With investment dollars flooding into online platforms such as Wealthsimple, Justwealth and Nest Wealth, the average investor could be forgiven for assuming that these robo-advisers represent a one-stop shop for any sort of customization imaginable.
In this, the average investor would be mistaken.
In particular, connoisseurs of exchange-traded funds, accustomed to all kinds of targeted strategies that take advantage of specialty funds, may be surprised to learn the robo platforms discourage such speculation. Indeed, they refuse to provide specialty fund options at all.
Jonathan Needham, national sales manager at Toronto-based ETF producer Vanguard Investments Canada Inc., said when it comes to portfolio construction, robo-advisers stick to ETFs that track the major capped indexes, steering well clear of anything that looks like a sector-specific specialty fund.
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“The ETF strategists tend to use more sector-based or niche strategies,” he said, “but the robos tend to simplify and create more long-term (capped index) products to fulfill that mass-market (demand).”
For practical purposes, Needham said, that means passive portfolio managers generally start with a simple 60/40 split between equities and fixed income, with investments equally divided between Canada, the United States and internationally.
From there, the robos configure the weighting to match a client’s risk profiles — say, by boosting equity exposure, or limiting international exposure — but they never, under any circumstances, express opinions about the sectors or regions that may be in favour in the short term.
James Gauthier, chief investment officer at Toronto-based Justwealth Financial Inc., said online platforms are not meant for people who watch the markets on a month-to-month or even a year-to-year basis.
A client’s risk profile may change over time, but Gauthier said these changes are usually precipitated by major life events — divorce, inheritance, illness in the family — and not by any new investment strategy.
Investors who want to pursue a particular play, or a hot sector, are simply out of luck.
“If you were to tell me that you wanted high returns, rather than specifically technology or commodities, we could give you one of our maximum equity growth portfolios,” Gauthier said, “but we would not get as specific as the sectors.”
Aside from an aversion to speculation, Gauthier said specialty funds are avoided for another reason: they’re expensive. After all, the whole point of using a passive investment structure such as Justwealth is to avoid the expense of active management.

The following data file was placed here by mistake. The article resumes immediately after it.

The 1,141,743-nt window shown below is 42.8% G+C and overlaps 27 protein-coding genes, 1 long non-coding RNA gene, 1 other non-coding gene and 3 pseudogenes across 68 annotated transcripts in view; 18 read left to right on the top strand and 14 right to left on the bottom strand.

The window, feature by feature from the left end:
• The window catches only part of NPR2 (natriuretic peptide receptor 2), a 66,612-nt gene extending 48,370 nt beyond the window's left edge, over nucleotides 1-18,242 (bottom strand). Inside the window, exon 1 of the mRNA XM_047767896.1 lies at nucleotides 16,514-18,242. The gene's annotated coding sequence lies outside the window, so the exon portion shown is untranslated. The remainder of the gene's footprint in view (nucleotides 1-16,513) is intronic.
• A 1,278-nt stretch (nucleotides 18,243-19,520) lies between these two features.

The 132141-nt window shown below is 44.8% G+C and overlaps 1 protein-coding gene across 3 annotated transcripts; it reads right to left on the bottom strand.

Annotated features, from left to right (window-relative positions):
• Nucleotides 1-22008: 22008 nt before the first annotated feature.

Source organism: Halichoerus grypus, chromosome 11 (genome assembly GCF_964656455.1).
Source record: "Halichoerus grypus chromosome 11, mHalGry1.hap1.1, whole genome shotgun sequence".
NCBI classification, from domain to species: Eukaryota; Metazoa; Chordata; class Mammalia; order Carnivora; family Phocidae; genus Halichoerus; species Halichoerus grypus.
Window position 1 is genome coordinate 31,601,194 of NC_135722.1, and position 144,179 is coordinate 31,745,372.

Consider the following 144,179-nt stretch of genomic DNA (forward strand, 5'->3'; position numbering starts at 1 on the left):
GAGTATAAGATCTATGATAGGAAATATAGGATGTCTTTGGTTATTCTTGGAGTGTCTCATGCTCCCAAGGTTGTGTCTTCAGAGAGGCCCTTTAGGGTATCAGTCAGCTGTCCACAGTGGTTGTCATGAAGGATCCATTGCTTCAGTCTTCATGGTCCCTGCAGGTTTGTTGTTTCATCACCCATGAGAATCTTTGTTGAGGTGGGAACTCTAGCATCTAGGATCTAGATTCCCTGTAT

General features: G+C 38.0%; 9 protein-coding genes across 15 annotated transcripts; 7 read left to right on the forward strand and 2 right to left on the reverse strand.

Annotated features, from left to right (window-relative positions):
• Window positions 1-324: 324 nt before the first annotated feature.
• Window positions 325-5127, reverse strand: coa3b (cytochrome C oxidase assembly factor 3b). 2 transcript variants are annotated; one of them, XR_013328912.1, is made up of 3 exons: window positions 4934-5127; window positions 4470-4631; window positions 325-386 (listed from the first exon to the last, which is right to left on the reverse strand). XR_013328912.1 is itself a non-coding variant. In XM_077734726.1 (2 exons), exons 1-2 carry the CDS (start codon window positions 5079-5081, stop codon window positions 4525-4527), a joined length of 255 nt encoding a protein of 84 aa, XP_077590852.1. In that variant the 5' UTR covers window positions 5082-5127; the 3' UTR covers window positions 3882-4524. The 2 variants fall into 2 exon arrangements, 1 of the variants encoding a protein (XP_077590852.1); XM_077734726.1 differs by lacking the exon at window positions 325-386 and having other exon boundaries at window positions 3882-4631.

“The combination of speculation and higher costs doesn’t fit well with the long-term investment strategy,” he said.
Gauthier’s process for structuring a passive ETF portfolio starts with a “definition” of what the portfolio is supposed to do. He then looks at forecasts across dozens of asset classes and determines the proper allocation in terms of geographical region, proportion of debt versus equity and yield versus capital appreciation.
Once Gauthier has laid out an allocation that matches a particular portfolio’s risk profile, he begins the more mundane exercise of selecting ETFs that best fit his model. Here, the goal is to find ETFs that best track the required indexes, while allowing for maximum liquidity at minimum cost.
Overexposure to a single company is another consideration, said portfolio manager Michael Allen at Toronto-based Wealthsimple Inc.
“You can’t have any more then 10-per-cent exposure to one particular company,” he said. “That’s important because we don’t want a Nortel to happen.”
Allen, of course, is alluding to the disaster that befell markets at the turn of the century when Nortel Inc., which at the time represented more than 30 per cent of the S&P/TSX Composite Index, collapsed and took out the rest of the market with it. An ETF that perfectly tracks an index isn’t much good if the market itself is a time bomb.
Typically, robo-advisers will offer five to 10 basic portfolio options. For example, Justwealth has five basic fund families that can be customized (taxable/non-taxable, domestic/global) to create 65 total portfolios.
Wealthsimple’s strategy begins with offering clients two strategic investment options: broad-based and socially responsible. For each strategy, the robo-adviser determines, through a series of questionnaires, a client’s risk profile, and puts the client within one of 10 portfolios that sit on a spectrum from conservative to aggressive.
“Through conversations or through e-mail, we can determine if the portfolio that was recommended is appropriate for them, and we can customize it a little bit further for them,” Allen said.
A typical Wealthsimple portfolio comprises seven to 10 broad-based ETFs in Canadian, U.S., foreign and emerging equities as well as government and corporate bonds.
Justwealth portfolios comprise four to eight ETFs, but Gauthier said “starter portfolios” with four ETFs are reserved for investors with limited assets. They may offer the potential for greater returns, but they’re also more volatile and have less access to emerging regions.